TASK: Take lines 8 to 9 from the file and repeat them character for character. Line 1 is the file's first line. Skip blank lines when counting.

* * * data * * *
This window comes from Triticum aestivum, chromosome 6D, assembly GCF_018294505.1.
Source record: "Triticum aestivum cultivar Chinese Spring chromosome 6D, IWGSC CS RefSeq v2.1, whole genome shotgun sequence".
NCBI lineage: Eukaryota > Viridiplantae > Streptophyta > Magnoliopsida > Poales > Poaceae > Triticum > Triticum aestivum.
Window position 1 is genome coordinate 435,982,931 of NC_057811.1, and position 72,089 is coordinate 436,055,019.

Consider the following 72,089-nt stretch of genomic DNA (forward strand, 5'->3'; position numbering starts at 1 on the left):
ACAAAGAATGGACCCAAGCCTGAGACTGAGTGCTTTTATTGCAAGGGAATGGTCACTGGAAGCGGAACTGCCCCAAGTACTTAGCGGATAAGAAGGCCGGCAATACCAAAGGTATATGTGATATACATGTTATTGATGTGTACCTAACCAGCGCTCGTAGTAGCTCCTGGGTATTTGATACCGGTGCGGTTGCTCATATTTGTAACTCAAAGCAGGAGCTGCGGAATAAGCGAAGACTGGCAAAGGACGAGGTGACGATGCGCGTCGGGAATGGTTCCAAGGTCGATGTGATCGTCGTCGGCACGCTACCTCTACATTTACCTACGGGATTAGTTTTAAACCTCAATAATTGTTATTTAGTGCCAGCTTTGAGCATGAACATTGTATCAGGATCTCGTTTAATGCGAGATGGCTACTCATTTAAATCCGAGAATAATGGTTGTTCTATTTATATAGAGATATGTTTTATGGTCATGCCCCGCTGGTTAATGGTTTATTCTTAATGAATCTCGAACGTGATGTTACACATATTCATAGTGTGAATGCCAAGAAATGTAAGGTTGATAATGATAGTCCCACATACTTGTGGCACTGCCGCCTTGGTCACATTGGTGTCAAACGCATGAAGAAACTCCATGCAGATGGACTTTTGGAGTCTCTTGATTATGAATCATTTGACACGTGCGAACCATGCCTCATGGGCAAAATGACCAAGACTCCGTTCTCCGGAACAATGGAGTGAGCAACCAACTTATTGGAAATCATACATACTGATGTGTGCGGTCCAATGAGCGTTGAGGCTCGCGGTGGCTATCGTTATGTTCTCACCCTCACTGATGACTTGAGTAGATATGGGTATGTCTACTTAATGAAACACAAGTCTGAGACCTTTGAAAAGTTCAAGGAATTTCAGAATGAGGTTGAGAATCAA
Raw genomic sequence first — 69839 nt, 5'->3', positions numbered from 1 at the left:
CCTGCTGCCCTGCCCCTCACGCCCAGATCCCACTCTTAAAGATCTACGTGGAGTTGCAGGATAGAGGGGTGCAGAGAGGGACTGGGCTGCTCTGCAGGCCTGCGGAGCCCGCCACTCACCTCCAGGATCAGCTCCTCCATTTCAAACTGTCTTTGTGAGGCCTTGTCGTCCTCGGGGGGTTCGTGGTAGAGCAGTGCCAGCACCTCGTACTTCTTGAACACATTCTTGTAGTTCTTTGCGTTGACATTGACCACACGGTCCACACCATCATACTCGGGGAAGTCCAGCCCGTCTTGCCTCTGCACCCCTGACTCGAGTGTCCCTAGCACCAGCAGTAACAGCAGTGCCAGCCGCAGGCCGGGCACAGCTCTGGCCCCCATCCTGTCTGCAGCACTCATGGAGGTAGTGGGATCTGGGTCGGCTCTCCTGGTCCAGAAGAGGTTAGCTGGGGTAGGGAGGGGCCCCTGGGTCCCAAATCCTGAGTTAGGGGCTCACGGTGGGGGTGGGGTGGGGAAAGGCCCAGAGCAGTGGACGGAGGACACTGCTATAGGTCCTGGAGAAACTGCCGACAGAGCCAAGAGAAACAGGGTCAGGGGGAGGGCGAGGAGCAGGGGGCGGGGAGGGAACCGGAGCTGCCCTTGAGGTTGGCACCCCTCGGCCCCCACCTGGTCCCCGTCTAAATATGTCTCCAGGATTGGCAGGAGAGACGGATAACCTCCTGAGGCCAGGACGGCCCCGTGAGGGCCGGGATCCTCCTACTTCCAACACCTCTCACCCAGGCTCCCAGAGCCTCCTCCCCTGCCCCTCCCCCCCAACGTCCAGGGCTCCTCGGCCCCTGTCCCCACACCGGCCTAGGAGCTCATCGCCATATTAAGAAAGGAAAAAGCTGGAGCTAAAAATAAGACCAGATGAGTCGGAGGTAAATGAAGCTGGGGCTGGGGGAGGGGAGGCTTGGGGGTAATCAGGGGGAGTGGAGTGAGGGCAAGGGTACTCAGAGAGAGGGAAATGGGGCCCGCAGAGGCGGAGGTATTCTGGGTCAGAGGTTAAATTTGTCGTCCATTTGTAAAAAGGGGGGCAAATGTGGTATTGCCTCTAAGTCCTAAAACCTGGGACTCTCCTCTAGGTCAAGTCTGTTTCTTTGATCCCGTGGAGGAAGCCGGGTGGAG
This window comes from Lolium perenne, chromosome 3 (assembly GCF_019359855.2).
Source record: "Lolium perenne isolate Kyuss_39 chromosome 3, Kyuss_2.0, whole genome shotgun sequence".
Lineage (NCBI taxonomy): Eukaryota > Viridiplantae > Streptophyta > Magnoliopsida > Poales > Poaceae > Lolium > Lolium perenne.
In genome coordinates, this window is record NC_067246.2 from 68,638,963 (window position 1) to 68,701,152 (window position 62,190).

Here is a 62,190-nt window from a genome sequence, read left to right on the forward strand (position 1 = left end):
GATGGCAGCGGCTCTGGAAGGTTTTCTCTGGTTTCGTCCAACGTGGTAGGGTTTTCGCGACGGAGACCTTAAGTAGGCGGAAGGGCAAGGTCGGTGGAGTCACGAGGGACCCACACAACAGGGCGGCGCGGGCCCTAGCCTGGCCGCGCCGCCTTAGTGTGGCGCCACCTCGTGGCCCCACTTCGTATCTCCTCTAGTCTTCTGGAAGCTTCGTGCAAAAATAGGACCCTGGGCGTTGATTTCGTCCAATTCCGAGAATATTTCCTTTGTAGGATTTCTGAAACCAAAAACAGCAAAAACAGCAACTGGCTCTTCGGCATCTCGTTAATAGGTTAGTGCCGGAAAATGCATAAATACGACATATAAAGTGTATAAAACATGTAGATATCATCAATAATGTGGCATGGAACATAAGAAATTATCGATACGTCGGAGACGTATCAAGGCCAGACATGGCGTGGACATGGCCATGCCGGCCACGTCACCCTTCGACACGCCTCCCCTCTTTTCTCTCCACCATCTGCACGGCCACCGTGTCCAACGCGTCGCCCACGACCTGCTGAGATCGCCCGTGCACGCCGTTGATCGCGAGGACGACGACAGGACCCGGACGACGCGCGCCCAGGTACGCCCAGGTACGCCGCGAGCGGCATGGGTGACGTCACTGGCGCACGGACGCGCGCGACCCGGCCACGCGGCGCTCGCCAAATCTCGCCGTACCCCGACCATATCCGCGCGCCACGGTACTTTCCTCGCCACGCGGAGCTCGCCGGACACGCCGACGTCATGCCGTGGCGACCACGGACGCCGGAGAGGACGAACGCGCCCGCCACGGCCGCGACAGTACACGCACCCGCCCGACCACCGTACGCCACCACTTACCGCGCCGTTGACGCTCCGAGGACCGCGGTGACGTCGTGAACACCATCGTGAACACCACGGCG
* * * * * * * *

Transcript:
CCTGCTGCCCTGCCCCTCACGCCCAGATCCCACTCTTAAAGATCTACGTGGAGTTGCAGGATAGAGGGGTGCAGAGAGGGACTGGGCTGCTCTGCAGGCCTGCGGAGCCCGCCACTCACCTCCAGGATCAGCTCCTCCATTTCAAACTGTCTTTGTGAGGCCTTGTCGTCCTCGGGGGGTTCGTGGTAGAGCAGTGCCAGCACCTCGTACTTCTTGAACACATTCTTGTAGTTCTTTGCGTTGACATTGACCACACGGTCCACACCATCATACTCGGGGAAGTCCAGCCCGTCTTGCCTCTGCACCCCTGACTCGAGTGTCCCTAGCACCAGCAGTAACAGCAGTGCCAGCCGCAGGCCGGGCACAGCTCTGGCCCCCATCCTGTCTGCAGCACTCATGGAGGTAGTGGGATCTGGGTCGGCTCTCCTGGTCCAGAAGAGGTTAGCTGGGGTAGGGAGGGGCCCCTGGGTCCCAAATCCTGAGTTAGGGGCTCACGGTGGGGGTGGGGTGGGGAAAGGCCCAGAGCAGTGGACGGAGGACACTGCTATAGGTCCTGGAGAAACTGCCGACAGAGCCAAGAGAAACAGGGTCAGGGGGAGGGCGAGGAGCAGGGGGCGGGGAGGGAACCGGAGCTGCCCTTGAGGTTGGCACCCCTCGGCCCCCACCTGGTCCCCGTCTAAATATGTCTCCAGGATTGGCAGGAGAGACGGATAACCTCCTGAGGCCAGGACGGCCCCGTGAGGGCCGGGATCCTCCTACTTCCAACACCTCTCACCCAGGCTCCCAGAGCCTCCTCCCCTGCCCCTCCCCCCCAACGTCCAGGGCTCCTCGGCCCCTGTCCCCACACCGGCCTAGGAGCTCATCGCCATATTAAGAAAGGAAAAAGCTGGAGCTAAAAATAAGACCAGATGAGTCGGAGGTAAATGAAGCTGGGGCTGGGGGAGGGGAGGCTTGGGGGTAATCAGGGGGAGTGGAGTGAGGGCAAGGGTACTCAGAGAGAGGGAAATGGGGCCCGCAGAGGCGGAGGTATTCTGGGTCAGAGGTTAAATTTGTCGTCCATTTGTAAAAAGGGGGGCAAATGTGGTATTGCCTCTAAGTCCTAAAACCTGGGACTCTCCTCTAGGTCAAGTCTGTTTCTTTGATCCCGTGGAGGAAGCCGGGTGGAG
This window comes from Lolium perenne, chromosome 3 (assembly GCF_019359855.2).